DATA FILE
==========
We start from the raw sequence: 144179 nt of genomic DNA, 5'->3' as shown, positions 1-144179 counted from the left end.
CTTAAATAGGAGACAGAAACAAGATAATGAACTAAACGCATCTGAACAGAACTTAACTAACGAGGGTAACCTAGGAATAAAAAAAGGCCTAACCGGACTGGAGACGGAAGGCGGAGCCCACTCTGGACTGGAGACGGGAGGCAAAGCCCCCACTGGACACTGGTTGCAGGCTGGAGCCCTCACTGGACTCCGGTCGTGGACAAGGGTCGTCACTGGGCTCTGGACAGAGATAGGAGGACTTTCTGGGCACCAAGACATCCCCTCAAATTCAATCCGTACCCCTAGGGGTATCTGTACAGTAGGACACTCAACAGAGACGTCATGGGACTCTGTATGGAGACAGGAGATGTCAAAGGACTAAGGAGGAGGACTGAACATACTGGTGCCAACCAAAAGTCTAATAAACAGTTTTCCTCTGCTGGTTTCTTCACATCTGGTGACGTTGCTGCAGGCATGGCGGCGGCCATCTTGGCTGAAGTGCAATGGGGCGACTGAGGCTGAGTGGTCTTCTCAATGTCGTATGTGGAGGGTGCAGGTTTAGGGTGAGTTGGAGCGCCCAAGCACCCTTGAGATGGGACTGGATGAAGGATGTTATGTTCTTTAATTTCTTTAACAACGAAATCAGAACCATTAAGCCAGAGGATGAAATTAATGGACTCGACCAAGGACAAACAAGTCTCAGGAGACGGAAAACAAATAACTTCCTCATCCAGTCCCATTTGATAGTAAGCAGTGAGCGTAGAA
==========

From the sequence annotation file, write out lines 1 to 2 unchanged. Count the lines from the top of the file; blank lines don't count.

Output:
We start from the raw sequence: 144179 nt of genomic DNA, 5'->3' as shown, positions 1-144179 counted from the left end.
CTTAAATAGGAGACAGAAACAAGATAATGAACTAAACGCATCTGAACAGAACTTAACTAACGAGGGTAACCTAGGAATAAAAAAAGGCCTAACCGGACTGGAGACGGAAGGCGGAGCCCACTCTGGACTGGAGACGGGAGGCAAAGCCCCCACTGGACACTGGTTGCAGGCTGGAGCCCTCACTGGACTCCGGTCGTGGACAAGGGTCGTCACTGGGCTCTGGACAGAGATAGGAGGACTTTCTGGGCACCAAGACATCCCCTCAAATTCAATCCGTACCCCTAGGGGTATCTGTACAGTAGGACACTCAACAGAGACGTCATGGGACTCTGTATGGAGACAGGAGATGTCAAAGGACTAAGGAGGAGGACTGAACATACTGGTGCCAACCAAAAGTCTAATAAACAGTTTTCCTCTGCTGGTTTCTTCACATCTGGTGACGTTGCTGCAGGCATGGCGGCGGCCATCTTGGCTGAAGTGCAATGGGGCGACTGAGGCTGAGTGGTCTTCTCAATGTCGTATGTGGAGGGTGCAGGTTTAGGGTGAGTTGGAGCGCCCAAGCACCCTTGAGATGGGACTGGATGAAGGATGTTATGTTCTTTAATTTCTTTAACAACGAAATCAGAACCATTAAGCCAGAGGATGAAATTAATGGACTCGACCAAGGACAAACAAGTCTCAGGAGACGGAAAACAAATAACTTCCTCATCCAGTCCCATTTGATAGTAAGCAGTGAGCGTAGAA